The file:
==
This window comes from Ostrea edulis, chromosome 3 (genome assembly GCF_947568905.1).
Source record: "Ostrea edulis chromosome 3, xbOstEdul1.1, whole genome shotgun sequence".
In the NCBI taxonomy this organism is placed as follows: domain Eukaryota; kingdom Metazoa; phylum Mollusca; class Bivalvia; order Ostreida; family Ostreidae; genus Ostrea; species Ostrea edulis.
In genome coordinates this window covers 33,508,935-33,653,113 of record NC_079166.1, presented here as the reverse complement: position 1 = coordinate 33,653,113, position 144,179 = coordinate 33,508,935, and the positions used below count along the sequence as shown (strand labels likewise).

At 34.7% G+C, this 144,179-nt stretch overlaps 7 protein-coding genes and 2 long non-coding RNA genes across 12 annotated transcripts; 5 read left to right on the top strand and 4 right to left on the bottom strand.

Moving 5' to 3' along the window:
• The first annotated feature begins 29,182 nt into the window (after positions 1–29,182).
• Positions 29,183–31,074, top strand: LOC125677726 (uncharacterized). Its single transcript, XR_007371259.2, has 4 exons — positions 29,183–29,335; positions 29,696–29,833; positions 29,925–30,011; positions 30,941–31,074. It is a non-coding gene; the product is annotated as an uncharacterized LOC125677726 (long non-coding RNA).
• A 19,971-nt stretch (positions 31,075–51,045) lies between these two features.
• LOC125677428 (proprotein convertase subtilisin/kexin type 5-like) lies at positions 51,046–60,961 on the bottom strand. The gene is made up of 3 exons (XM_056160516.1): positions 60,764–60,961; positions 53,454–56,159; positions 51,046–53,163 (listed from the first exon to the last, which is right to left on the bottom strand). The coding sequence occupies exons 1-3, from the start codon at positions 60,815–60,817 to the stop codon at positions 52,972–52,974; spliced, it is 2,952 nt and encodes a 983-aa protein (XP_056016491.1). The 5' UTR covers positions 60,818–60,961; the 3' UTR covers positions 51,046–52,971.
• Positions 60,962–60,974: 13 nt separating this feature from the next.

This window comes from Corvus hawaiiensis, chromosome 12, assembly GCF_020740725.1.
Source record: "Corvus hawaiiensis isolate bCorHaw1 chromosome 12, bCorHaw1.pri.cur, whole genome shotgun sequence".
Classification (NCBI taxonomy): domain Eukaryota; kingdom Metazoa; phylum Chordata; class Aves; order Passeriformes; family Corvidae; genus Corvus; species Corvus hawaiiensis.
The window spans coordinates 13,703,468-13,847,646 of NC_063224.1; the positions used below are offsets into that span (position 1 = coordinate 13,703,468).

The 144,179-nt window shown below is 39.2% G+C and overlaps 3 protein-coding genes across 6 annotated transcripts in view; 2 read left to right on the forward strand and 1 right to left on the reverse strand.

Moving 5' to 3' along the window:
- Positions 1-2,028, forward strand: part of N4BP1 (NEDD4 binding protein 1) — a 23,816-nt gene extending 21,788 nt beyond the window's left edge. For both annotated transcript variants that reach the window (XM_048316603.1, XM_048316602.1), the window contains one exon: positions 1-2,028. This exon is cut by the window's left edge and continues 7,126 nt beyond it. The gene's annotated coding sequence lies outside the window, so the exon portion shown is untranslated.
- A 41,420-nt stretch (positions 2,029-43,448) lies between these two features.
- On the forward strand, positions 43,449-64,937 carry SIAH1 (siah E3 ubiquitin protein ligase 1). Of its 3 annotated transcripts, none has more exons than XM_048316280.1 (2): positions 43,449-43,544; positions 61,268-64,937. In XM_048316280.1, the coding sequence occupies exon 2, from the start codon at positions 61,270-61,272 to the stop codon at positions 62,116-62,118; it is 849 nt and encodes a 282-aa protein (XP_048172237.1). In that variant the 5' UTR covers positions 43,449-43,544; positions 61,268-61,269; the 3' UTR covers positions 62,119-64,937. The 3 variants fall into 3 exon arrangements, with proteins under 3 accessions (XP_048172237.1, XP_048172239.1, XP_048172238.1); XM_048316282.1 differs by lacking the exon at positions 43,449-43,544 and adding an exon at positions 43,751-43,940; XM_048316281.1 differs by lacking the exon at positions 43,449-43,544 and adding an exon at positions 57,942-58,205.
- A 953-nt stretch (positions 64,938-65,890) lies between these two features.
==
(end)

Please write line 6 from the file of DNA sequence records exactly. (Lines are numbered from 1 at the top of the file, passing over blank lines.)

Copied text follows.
Moving 5' to 3' along the window: